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Re: <progress> element and attributes vs. content

From: Jonas Sicking <jonas@sicking.cc>
Date: Fri, 14 Aug 2009 14:49:45 -0700
Message-ID: <63df84f0908141449h6ea0aa84uc7538a011d03e726@mail.gmail.com>
To: Lachlan Hunt <lachlan.hunt@lachy.id.au>
Cc: Adrian Bateman <adrianba@microsoft.com>, "public-html@w3.org" <public-html@w3.org>
On Fri, Aug 14, 2009 at 1:25 PM, Lachlan Hunt<lachlan.hunt@lachy.id.au> wrote:
> Adrian Bateman wrote:
>>
>> On Friday, August 14, 2009 10:46 AM, Tab Atkins Jr. wrote:
>>>
>>> On Fri, Aug 14, 2009 at 12:29 PM, Adrian Bateman<adrianba@microsoft.com>
>>> wrote:
>>>>
>>>> I'm also concerned about how fragile the content parsing rules may turn
>>>> out to be in practice.
>>
>>> This is anecdotal, but to me it appears that they're rather robust, at
>>> least for English.
>>
>> I think this is my specific concern - how well does this work
>> internationally?
>
> The parsing algorithm only supports using the full stop as the decimal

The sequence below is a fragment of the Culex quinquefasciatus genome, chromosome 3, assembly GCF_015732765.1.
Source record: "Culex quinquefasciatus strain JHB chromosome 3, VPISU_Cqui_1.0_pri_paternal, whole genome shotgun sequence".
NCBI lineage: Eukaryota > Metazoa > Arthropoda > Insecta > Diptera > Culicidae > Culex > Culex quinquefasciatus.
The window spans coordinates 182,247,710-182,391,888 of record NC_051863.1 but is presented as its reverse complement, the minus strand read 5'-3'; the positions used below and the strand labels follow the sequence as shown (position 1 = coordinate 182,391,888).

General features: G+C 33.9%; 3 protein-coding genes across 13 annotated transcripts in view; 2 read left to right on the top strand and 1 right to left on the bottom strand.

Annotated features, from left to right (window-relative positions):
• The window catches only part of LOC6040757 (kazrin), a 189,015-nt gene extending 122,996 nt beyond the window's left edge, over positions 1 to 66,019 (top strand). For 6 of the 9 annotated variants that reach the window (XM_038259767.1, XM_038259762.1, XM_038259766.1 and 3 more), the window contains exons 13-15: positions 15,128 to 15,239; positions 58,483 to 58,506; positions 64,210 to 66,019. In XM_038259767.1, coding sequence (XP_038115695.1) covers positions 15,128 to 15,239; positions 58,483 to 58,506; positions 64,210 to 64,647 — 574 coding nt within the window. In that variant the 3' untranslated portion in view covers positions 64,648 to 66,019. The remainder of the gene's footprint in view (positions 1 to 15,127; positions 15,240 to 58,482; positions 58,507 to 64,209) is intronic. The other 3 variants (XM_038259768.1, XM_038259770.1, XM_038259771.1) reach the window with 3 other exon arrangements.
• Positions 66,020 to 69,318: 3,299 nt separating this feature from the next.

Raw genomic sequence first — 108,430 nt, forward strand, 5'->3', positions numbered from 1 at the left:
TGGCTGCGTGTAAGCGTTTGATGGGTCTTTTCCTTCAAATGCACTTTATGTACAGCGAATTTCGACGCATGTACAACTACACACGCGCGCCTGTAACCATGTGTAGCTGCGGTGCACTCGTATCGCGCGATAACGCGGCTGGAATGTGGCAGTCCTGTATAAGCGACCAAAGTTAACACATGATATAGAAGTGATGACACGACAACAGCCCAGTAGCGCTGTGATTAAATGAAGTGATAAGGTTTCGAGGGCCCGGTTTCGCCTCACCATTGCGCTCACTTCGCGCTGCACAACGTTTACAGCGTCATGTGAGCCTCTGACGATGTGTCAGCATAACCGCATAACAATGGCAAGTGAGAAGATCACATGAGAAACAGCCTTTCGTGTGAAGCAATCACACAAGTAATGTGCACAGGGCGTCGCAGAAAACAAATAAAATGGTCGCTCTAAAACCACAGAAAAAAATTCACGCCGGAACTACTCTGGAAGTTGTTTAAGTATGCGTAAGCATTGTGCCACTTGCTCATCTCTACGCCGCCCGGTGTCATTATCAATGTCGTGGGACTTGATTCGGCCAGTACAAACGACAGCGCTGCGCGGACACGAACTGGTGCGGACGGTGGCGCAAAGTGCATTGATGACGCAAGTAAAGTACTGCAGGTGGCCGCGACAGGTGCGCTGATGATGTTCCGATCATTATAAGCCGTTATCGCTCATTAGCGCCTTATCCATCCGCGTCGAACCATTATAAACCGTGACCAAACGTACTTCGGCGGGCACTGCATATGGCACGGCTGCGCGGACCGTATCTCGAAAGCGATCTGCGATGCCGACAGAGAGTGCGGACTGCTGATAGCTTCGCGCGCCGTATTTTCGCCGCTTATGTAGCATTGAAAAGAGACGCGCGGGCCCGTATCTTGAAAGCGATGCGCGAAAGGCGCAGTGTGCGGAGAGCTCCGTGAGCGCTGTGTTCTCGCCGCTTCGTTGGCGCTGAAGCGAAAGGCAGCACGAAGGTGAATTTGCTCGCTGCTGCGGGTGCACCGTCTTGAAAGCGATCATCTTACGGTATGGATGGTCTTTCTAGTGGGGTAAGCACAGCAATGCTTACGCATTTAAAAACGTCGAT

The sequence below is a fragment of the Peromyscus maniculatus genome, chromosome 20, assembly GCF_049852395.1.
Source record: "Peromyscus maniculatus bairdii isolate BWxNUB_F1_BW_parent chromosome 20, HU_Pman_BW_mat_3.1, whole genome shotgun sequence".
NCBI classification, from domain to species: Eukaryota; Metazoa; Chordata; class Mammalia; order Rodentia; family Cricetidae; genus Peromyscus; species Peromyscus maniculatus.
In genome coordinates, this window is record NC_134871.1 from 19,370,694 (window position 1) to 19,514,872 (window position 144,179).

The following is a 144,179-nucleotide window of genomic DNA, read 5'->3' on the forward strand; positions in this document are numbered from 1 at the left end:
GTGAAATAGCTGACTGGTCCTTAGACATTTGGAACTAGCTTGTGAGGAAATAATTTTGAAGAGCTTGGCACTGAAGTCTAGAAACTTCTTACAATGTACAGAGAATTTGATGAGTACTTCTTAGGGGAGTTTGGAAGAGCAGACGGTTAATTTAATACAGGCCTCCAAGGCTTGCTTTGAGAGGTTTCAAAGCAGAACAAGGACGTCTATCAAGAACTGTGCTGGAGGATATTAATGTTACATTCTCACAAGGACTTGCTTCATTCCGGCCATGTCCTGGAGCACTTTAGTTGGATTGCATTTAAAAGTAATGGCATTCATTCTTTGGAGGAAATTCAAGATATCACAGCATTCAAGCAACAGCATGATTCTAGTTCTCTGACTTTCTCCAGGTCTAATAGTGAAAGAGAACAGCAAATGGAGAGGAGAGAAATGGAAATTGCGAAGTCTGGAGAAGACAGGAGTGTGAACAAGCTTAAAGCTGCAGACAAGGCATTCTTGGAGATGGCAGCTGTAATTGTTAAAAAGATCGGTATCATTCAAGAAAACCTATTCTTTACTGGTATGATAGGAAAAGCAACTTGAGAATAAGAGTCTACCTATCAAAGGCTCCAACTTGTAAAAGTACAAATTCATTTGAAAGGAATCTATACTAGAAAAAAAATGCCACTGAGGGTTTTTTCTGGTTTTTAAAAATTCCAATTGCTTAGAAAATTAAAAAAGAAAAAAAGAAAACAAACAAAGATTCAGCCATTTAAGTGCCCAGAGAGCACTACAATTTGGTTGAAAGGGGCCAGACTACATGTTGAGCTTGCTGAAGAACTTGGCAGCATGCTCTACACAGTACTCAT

> separator.  People from regions that normally use the comma as the decimal
> separator, and who wish to use that notation for fallback, need to provide
> the value in the attributes.
>
> So to represent the value 75,3%, they would have to use:
>
> <progress value="0.753">75,3%</progress>

Then there is the thousands-separator issue, in Swedish it's common to write

<progress>203'321 byte av totalt 1'048'576<progress>

And I'm worried that there are languages where writing
<progress>Out of 100, so far 75</progress>
would be common. However playing around with google translate I was
unable to find one.

/ Jonas
Received on Friday, 14 August 2009 21:50:44 UTC

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